Monday, January 30, 2012

Chili Dinner

Last night my church had our annual chili dinner. It's one of our most popular events, and over the years I've come to learn a lot about people both from the chili they make and from the chili they eat. There's “the guy with the amazing venison chili” and “the woman who thinks her hot chili is mild” and “the group competing for hottest chili.” There's “the man who samples as many bowls as possible” and “the woman who only eats the healthiest chili” and “the guys who prove their machismo by chugging the hot stuff.”

We had one guy bring chili that had ghost pepper in it. I got to watch who at my table took a bite and merely broke into a sweat, and who at my table started screaming and running for the drinks station.

Then there's me. I don't make chili, and I don't really eat it much either. I'm a wimp when it comes to hot spices. I don't like the texture of beans. And I eat very little beef. So chili... isn't really my thing. Unfortunately, I happen to be married to somebody whose favorite food is chili.

But I go and I eat white chicken chili and I have a good time. For me the event is not about the food but about the people.

We all had name tags, and at my table the names got a bit goofy. (We weren't the only ones—I saw a large family of people who all had Disney character names.) My husband had spent the afternoon playing video games, so he chose to be Link, which meant I got to be Zelda. The very best, though, was the couple beside me. Hers was “Epic.” His was “Fail.”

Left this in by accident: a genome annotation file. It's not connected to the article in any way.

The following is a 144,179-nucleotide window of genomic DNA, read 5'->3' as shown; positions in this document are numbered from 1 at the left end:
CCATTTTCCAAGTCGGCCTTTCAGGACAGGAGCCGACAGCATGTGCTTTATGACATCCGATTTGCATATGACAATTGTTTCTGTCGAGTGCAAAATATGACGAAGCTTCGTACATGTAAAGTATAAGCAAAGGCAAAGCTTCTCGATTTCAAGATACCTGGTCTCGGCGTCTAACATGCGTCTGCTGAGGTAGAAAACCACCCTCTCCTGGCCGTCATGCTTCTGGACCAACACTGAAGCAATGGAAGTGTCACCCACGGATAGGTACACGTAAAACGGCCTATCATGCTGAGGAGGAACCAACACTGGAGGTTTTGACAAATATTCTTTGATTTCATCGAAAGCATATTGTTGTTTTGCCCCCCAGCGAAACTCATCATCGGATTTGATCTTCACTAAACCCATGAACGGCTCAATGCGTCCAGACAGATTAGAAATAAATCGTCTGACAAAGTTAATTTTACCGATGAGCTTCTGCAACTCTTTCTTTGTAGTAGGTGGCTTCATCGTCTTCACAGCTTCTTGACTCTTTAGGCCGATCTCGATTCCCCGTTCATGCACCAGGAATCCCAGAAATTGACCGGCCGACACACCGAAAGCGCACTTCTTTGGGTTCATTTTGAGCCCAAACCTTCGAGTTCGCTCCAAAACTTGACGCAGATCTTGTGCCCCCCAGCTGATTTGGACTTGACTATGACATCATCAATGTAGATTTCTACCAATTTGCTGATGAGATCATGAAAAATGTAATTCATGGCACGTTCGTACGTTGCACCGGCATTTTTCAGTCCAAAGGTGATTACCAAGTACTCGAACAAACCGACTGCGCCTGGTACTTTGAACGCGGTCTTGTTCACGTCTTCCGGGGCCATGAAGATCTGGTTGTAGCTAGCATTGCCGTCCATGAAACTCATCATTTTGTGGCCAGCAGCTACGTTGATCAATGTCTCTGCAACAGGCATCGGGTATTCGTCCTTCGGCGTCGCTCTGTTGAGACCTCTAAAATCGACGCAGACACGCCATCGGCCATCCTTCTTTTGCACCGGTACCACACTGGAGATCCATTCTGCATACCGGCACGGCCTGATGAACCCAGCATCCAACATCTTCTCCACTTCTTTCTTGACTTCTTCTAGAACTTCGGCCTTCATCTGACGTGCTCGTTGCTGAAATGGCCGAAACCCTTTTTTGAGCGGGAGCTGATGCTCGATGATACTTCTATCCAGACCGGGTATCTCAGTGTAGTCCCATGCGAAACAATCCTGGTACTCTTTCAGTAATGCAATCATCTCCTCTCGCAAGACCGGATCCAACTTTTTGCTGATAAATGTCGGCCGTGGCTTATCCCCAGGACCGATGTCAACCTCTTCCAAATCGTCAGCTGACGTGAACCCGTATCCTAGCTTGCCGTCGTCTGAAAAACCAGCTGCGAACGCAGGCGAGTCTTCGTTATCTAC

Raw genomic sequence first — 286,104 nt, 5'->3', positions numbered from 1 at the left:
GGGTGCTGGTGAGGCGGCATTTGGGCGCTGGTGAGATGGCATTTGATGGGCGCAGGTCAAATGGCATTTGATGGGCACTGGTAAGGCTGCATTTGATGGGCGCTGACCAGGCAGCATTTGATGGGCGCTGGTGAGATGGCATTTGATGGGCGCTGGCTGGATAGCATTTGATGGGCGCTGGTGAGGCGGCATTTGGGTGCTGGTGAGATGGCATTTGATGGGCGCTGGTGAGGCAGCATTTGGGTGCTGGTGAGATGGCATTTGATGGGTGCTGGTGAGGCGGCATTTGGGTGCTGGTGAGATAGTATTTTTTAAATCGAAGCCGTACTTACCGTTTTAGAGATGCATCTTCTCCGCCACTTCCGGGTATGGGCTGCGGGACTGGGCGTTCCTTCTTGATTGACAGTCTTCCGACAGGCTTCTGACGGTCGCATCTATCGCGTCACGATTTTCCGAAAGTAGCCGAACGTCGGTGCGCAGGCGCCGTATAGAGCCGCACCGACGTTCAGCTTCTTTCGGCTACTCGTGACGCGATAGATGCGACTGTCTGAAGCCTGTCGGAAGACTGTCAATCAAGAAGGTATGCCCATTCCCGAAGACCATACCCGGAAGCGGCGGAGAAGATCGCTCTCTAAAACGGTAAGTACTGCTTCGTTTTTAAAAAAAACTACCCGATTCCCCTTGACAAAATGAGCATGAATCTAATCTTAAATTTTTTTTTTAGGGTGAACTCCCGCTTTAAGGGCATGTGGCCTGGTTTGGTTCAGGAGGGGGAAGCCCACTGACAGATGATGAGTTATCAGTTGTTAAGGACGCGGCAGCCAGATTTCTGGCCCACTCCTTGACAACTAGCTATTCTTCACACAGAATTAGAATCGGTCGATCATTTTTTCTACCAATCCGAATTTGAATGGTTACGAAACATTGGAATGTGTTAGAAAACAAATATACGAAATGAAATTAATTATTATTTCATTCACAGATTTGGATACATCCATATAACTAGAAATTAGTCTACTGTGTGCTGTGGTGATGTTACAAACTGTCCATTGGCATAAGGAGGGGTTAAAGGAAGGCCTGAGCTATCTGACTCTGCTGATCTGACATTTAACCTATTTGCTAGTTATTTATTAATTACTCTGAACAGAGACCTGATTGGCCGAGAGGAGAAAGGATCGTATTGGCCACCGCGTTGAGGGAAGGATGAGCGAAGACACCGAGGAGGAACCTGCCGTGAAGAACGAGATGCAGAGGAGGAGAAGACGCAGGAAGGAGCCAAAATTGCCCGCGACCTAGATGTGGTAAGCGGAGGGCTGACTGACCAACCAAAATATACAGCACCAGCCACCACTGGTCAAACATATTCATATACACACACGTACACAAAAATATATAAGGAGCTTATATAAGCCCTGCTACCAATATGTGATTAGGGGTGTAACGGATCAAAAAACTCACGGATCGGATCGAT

The kids' pastor and his wife were at our table too. (They're the same ones who, a few months ago, came up with the Cat Hats idea.) In his words, “It's not often we [he and his wife] get to be the normal ones at the table.”

We laughed. We cried (but only because some of the chili was HOT). We hoarded chocolate cake and cornbread before they disappeared. And we all went home happy. It was a good night.

Friday, January 13, 2012

On Aging

If you had to decide right now how many years you'd be alive, what number would you choose?

This is the question that came up in conversation with a friend of mine while he was visiting from California last month. We'd been talking about an article he'd read about slowing the aging process, and the discussion naturally turned to what we would do if we could choose how long to be alive.

To me this question would be very interesting to explore in a book. Various interpretations of it have been addressed in some of the novels I've read, but the particular situation I'd enjoy writing about would be this: